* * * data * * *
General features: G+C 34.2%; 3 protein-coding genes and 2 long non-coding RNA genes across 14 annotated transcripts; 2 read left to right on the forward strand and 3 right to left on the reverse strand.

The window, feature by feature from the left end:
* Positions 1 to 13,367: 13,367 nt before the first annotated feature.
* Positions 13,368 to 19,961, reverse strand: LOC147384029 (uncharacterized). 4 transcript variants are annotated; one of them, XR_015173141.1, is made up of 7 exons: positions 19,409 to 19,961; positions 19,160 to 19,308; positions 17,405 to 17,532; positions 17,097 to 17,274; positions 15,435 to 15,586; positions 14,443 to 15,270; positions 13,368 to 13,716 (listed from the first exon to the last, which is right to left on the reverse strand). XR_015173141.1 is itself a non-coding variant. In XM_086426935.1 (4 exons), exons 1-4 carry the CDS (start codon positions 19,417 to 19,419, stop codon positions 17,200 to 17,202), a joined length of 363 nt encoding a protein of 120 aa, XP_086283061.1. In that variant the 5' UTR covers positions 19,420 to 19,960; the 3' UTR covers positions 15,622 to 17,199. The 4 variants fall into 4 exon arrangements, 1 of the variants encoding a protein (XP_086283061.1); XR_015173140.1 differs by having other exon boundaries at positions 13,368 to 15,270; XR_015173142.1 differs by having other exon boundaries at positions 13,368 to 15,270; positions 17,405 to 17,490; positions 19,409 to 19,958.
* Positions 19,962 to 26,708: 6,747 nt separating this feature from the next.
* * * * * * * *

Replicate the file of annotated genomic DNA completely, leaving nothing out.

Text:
General features: G+C 34.2%; 3 protein-coding genes and 2 long non-coding RNA genes across 14 annotated transcripts; 2 read left to right on the forward strand and 3 right to left on the reverse strand.

The window, feature by feature from the left end:
* Positions 1 to 13,367: 13,367 nt before the first annotated feature.
* Positions 13,368 to 19,961, reverse strand: LOC147384029 (uncharacterized). 4 transcript variants are annotated; one of them, XR_015173141.1, is made up of 7 exons: positions 19,409 to 19,961; positions 19,160 to 19,308; positions 17,405 to 17,532; positions 17,097 to 17,274; positions 15,435 to 15,586; positions 14,443 to 15,270; positions 13,368 to 13,716 (listed from the first exon to the last, which is right to left on the reverse strand). XR_015173141.1 is itself a non-coding variant. In XM_086426935.1 (4 exons), exons 1-4 carry the CDS (start codon positions 19,417 to 19,419, stop codon positions 17,200 to 17,202), a joined length of 363 nt encoding a protein of 120 aa, XP_086283061.1. In that variant the 5' UTR covers positions 19,420 to 19,960; the 3' UTR covers positions 15,622 to 17,199. The 4 variants fall into 4 exon arrangements, 1 of the variants encoding a protein (XP_086283061.1); XR_015173140.1 differs by having other exon boundaries at positions 13,368 to 15,270; XR_015173142.1 differs by having other exon boundaries at positions 13,368 to 15,270; positions 17,405 to 17,490; positions 19,409 to 19,958.
* Positions 19,962 to 26,708: 6,747 nt separating this feature from the next.